About 70 years of pop history is chronicled, coming right up to date with an area dedicated to reality TV pop stars from X Factor et al. – not an area I paid much attention to. The structure of the exhibition is easy to get around and flowed naturally, although myself and one friend both took a wrong turn and briefly lost our chronological way. There are some things in the exhibition that genuinely made me smile, it’s always thrill to be up close and personal with things that are such a part of one’s own personal pop life. It was great to see the original handwritten lyrics to new Order’s ‘Blue Monday’ and original test prints of John Pasche’s iconic Rolling Stones lips logo. There is a lot I could list but don’t want to spoil the surprise and everyone will have their own personal favourite parts. Thankfully, photography is allowed (without flash) which I think is a great thing in the days of social media, our photographs are now effectively free advertising. The Tate could learn a lesson from this.

When we visited, the place was relatively quiet and perhaps for this reason it felt a bit small for its cavernous space. I imagine on busy days this wouldn’t be an issue though and space to move around would be welcome, so it’s a minor criticism. There’s also space for it to grow, which I hope it does. I think there are some omissions and I spotted a couple of mistakes which one would hope would be fixed in time. Whilst the artefacts on display are varied and rich, I think that some of the explanatory information could be more consistent and detailed in some cases. Information about designers is sometimes missing from clothing and record sleeves – beyond the big names like Peter Saville and Anthony Price. I also think that it’s a potential oversight not to have any inclusion of pop marketing – the ‘Frankie say’ phenomenon etc. a period when music, fashion and marketing fused and pop music exploded into dozens of formats. This very visual pop phenomenon was so big that legislation was introduced to stop record companies exploiting multiple formats to skew sales. It is as important to the history of pop music as any sub-genre such as ‘Manchester’ or ‘Two Tone’. There is also one very big thing that has been a constant throughout almost the entire period that the exhibition spans and I didn’t spot a single reference – The Eurovision Song Contest. It is seen as a joke now by many, but it was a pivotal platform for many artists, particularly in the 1960s-1970s and is still pulling in record numbers on TV today. Finally, where were Pet Shop Boys? The Guinness Book of Records has them listed as the biggest selling duo in UK pop history, with sales in excess of 50 million, they were conspicuous by their absence.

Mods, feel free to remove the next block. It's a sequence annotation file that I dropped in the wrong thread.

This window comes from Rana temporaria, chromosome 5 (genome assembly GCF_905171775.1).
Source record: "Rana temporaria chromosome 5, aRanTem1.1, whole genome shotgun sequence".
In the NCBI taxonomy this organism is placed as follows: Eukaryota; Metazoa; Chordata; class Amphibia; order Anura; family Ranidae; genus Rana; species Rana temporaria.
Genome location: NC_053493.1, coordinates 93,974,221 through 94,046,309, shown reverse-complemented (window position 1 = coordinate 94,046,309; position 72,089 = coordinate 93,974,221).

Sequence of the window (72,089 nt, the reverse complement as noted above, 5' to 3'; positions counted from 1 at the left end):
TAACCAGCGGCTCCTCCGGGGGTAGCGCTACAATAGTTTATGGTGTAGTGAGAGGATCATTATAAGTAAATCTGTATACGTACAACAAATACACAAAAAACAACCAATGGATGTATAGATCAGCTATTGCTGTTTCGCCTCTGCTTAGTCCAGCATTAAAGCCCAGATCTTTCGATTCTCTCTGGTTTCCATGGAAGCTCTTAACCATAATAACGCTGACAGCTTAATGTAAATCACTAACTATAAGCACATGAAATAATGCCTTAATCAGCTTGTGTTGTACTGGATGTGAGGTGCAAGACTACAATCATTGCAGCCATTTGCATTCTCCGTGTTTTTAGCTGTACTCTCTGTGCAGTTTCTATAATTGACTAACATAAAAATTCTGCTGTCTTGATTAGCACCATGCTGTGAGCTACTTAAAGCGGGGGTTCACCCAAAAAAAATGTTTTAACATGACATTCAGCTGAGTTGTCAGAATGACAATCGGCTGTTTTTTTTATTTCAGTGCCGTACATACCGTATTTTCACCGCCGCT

On the way out, before exiting via the obligatory gift shop, visitors are offered a chance to play with various musical instruments, with the assistance of nurturing staff if required. There are also areas where visitors can interact with displays, take pictures and make videos which we didn’t really take advantage of. These are probably going to be a really popular part of the exhibition, particularly with young people. I think The British Music Experience has a lot to offer and wish it well, I just hope that enough people are willing to pay the entry fee, even if it’s just to see a hologram of Boy George singing ‘Karma Chameleon’ ‘live’ on stage, really!


Image: Detail of Gary Kemp’s Spandau Ballet guitar with mother-of-pearl inlay and record sleeve, both designed by David Band (design uncredited in installation).